Medical tubing products, in the context of plastic tubing, are hollow,
often clear plastic channels used exclusively in applications related to
health care. Many sectors of the healthcare industry – hospitals,
clinics, outpatient services and many others – have to make use of
plastic tubing. It is used to deliver intravenous medication, it is used
in laboratories, it is used in catheter systems and in many other
In every application, health care providers must be assured that the plastic tubing products known as medical tubing used in their facilities will function perfectly and pose no risk to patients or staff. Strict requirements of cleanliness and non-toxicity are applied to all plastic tubing used in the healthcare industry. Medical tubing can only be made from a limited variety of materials; plastic materials that do not cause allergic or other reactions in patients are essential. Medical tubing is typically more expensive than other types of plastic tubing, but the use of medical tubing provides numerous benefits, even outside of the health services industry. For example, medical tubing can be engineered to very small diameters without compromising tubing wall integrity; most medical tubing manufacturers produce multilayered tubes with reinforcements made with multiple layers of many different materials. Such tubes can be useful in laboratories and other high-tech applications.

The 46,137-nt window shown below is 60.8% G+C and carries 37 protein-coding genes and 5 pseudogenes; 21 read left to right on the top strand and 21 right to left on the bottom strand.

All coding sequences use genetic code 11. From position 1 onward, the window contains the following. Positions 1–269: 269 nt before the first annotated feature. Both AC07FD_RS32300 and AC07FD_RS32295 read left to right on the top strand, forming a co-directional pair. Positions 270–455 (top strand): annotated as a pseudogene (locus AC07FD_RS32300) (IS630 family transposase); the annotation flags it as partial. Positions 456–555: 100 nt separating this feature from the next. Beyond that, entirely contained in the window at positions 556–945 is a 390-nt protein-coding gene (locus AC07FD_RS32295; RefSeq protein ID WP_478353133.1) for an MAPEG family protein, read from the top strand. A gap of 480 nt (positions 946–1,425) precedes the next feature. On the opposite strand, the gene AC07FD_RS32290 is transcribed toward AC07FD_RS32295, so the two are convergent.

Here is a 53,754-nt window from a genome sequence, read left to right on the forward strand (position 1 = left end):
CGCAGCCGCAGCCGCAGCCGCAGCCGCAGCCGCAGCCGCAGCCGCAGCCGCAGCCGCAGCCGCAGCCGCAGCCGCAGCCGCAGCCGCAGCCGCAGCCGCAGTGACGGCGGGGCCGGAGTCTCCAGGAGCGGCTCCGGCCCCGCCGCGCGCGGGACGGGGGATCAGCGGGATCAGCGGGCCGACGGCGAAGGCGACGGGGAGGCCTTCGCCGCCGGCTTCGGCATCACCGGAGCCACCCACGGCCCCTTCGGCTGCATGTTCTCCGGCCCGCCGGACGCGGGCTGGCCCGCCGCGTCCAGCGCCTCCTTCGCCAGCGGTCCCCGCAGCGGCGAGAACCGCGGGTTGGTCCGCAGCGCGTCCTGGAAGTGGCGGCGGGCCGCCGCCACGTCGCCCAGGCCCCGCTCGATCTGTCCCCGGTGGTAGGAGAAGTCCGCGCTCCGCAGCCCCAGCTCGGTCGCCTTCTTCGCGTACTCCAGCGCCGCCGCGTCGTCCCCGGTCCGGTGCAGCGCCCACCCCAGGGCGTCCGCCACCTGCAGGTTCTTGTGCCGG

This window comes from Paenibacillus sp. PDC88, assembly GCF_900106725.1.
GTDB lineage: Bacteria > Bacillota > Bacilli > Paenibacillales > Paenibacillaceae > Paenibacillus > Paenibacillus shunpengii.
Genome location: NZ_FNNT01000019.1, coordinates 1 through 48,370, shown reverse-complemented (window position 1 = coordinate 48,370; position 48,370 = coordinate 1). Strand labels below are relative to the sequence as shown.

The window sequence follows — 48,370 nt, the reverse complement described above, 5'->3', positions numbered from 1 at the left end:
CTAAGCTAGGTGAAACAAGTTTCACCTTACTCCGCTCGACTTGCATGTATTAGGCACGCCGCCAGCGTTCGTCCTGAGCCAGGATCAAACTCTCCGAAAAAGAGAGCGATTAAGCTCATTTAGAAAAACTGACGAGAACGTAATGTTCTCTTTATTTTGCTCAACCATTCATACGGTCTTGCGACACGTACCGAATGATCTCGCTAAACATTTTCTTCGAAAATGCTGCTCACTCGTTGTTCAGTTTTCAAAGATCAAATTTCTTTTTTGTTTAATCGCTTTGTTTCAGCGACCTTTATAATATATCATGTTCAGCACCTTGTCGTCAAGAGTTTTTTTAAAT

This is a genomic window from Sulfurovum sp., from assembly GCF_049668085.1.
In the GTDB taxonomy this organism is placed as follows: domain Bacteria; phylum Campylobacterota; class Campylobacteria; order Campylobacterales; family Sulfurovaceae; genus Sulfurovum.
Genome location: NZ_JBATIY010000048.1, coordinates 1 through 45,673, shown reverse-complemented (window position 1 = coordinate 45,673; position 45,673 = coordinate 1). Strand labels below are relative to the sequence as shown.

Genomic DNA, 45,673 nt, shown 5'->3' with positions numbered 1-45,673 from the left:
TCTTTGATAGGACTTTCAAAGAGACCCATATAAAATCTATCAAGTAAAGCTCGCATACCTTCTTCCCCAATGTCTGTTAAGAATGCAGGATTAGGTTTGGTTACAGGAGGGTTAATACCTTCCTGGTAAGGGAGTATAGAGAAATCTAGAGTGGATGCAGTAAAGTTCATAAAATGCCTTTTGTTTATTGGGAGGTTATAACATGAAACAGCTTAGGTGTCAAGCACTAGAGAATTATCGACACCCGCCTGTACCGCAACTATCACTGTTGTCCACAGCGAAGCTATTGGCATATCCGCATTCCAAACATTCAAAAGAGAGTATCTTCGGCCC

Medical tubing, like all plastic tubing varieties, is fabricated during a thermoforming process. There are a number of different possible thermoforming processes, but the most effective and efficient method of thermoforming is extrusion. Plastic extrusion is the process of forcing molten plastic through a die to create a shaped product. A die is a special tool that shapes raw materials into a usable product. In the case of plastic extrusion, the die features a small hole and a pin through which the plastic passes. At the beginning of the extrusion process, a stock of raw plastic material is collected in a hopper suspended over a conveyance channel. A long screw within the conveyance channel turns and forces the plastic material toward the die. The friction caused by the turning of the screw heats that plastic to a molten state. At this point, the plastic is forced through the die. The plastic emerges on the other side of the die as newly extruded plastic tubing. That plastic is then allowed to cool and harden. It is then cut to length and prepared for shipment or sent for additional processing.